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  • 1.
    Hertz, Hans
    et al.
    KTH.
    von Hofsten, Olov
    KTH.
    Bertilson, Mikael
    KTH.
    Vogt, Ulrich
    KTH.
    Holmberg, Anders
    KTH.
    Reinspach, Julia Antonia
    KTH.
    Martz, Dale
    KTH.
    Selin, Mårten
    KTH.
    Christakou, Athanasia
    KTH.
    Jerlström-Hultqvist, J
    Uppsala University.
    Svärd, S
    Uppsala University.
    Laboratory cryo soft X-ray microscopy2012In: Journal of Structural Biology, ISSN 1047-8477, E-ISSN 1095-8657, Vol. 177, no 2, p. 267-272Article in journal (Refereed)
    Abstract [en]

    Lens-based water-window X-ray microscopy allows two- and three-dimensional (2D and 3D) imaging of intact unstained cells in their near-native state with unprecedented contrast and resolution. Cryofixation is essential to avoid radiation damage to the sample. Present cryo X-ray microscopes rely on synchrotron radiation sources, thereby limiting the accessibility for a wider community of biologists. In the present paper we demonstrate water-window cryo X-ray microscopy with a laboratory-source-based arrangement. The microscope relies on a lambda = 2.48-nm liquid-jet high-brightness laser-plasma source, normal-incidence multilayer condenser optics, 30-nm zone-plate optics, and a cryo sample chamber. We demonstrate 2D imaging of test patterns, and intact unstained yeast, protozoan parasites and mammalian cells. Overview 3D information is obtained by stereo imaging while complete 3D microscopy is provided by full tomographic reconstruction. The laboratory microscope image quality approaches that of the synchrotron microscopes, but with longer exposure times. The experimental image quality is analyzed from a numerical wave-propagation model of the imaging system and a path to reach synchrotron-like exposure times in laboratory microscopy is outlined.

  • 2.
    Martz, Dale H.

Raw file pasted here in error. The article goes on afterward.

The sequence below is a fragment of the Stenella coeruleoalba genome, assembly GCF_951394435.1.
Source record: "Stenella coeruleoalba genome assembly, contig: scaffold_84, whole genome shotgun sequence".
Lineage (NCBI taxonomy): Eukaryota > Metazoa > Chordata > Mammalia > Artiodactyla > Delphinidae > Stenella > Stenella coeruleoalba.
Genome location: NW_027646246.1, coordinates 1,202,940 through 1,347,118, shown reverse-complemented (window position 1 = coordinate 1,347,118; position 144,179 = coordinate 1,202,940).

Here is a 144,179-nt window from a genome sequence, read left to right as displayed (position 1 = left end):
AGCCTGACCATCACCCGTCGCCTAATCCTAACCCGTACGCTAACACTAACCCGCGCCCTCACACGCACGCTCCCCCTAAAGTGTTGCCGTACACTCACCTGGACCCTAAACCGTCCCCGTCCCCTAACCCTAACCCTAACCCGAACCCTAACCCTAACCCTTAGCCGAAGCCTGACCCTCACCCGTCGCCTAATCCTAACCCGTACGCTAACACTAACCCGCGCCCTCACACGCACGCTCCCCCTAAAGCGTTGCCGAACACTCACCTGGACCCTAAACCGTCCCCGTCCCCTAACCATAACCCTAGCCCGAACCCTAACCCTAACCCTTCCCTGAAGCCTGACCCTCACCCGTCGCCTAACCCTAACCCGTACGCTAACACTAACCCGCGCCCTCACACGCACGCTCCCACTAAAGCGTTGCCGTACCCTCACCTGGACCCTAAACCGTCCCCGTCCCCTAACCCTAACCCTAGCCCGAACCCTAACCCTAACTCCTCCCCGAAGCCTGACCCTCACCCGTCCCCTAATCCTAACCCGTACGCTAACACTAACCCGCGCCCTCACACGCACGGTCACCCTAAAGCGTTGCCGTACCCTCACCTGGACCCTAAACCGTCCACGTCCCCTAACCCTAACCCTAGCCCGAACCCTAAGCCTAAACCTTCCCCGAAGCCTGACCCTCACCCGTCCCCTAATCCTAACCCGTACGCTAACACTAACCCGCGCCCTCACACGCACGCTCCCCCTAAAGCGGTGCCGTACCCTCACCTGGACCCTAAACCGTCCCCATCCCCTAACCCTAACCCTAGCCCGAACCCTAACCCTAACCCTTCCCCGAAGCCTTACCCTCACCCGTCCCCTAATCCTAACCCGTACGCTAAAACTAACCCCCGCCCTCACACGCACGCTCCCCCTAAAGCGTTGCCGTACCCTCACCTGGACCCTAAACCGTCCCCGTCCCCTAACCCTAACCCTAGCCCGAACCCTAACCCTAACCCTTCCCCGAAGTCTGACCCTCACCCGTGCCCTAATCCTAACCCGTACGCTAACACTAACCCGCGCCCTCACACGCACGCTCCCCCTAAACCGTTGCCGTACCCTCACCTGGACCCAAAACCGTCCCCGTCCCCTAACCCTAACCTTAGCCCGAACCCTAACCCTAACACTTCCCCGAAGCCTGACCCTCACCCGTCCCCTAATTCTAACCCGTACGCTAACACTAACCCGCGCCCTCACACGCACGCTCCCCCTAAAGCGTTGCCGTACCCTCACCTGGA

et al.
    KTH.
    Selin, Mårten
    KTH.
    von Hofsten, Olov
    KTH.
    Fogelqvist, Emelie
    KTH.
    Holmberg, Anders
    KTH.
    Vogt, Ulrich
    KTH.
    Legall, H.
    Max-Born-Institute, Germany .
    Blobel, G.
    Max-Born-Institute, Germany .
    Seim, C.
    nstitute of Optics and Atomic Physics—Analytical X-ray physics, Germany .
    Stiel, H.
    Max-Born-Institute, Germany .
    Hertz, Hans M.
    KTH.
    High average brightness water window source for short-exposure cryomicroscopy2012In: Optics Letters, ISSN 0146-9592, E-ISSN 1539-4794, Vol. 37, no 21, p. 4425-4427Article in journal (Refereed)
    Abstract [en]

    Laboratory water window cryomicroscopy has recently demonstrated similar image quality as synchrotron-based microscopy but still with much longer exposure times, prohibiting the spread to a wider scientific community. Here we demonstrate high-resolution laboratory water window imaging of cryofrozen cells with 10 s range exposure times. The major improvement is the operation of a lambda = 2.48 nm, 2 kHz liquid nitrogen jet laser plasma source with high spatial and temporal stability at high average brightness >1.5 x 10(12) ph/(s x sr x mu m(2) x line), i.e., close to that of early synchrotrons. Thus, this source enables not only biological x-ray microscopy in the home laboratory but potentially other applications previously only accessible at synchrotron facilities.

  • 3.
    Nilsson, Daniel
    et al.
    KTH.
    Uhlén, Fredrik
    KTH.
    Holmberg, Anders
    KTH.
    Hertz, Hans M.
    KTH.
    Schropp, Andreas
    SLAC National Accelerator Laboratory, Menlo Park, CA, USA & Institute of Structural Physics, Technische Universität Dresden, Germany.
    Patommel, Jens
    Institute of Structural Physics, Technische Universität Dresden, Germany.
    Hoppe, Robert
    Institute of Structural Physics, Technische Universität Dresden, Germany.
    Seiboth, Frank
    Institute of Structural Physics, Technische Universität Dresden, Germany.
    Meier, Vivienne
    Institute of Structural Physics, Technische Universität Dresden, Germany.
    Schroer, Christian G.
    Institute of Structural Physics, Technische Universität Dresden, Germany.
    Galtier, Eric
    Institute of Structural Physics, Technische Universität Dresden, Germany.
    Nagler, Bob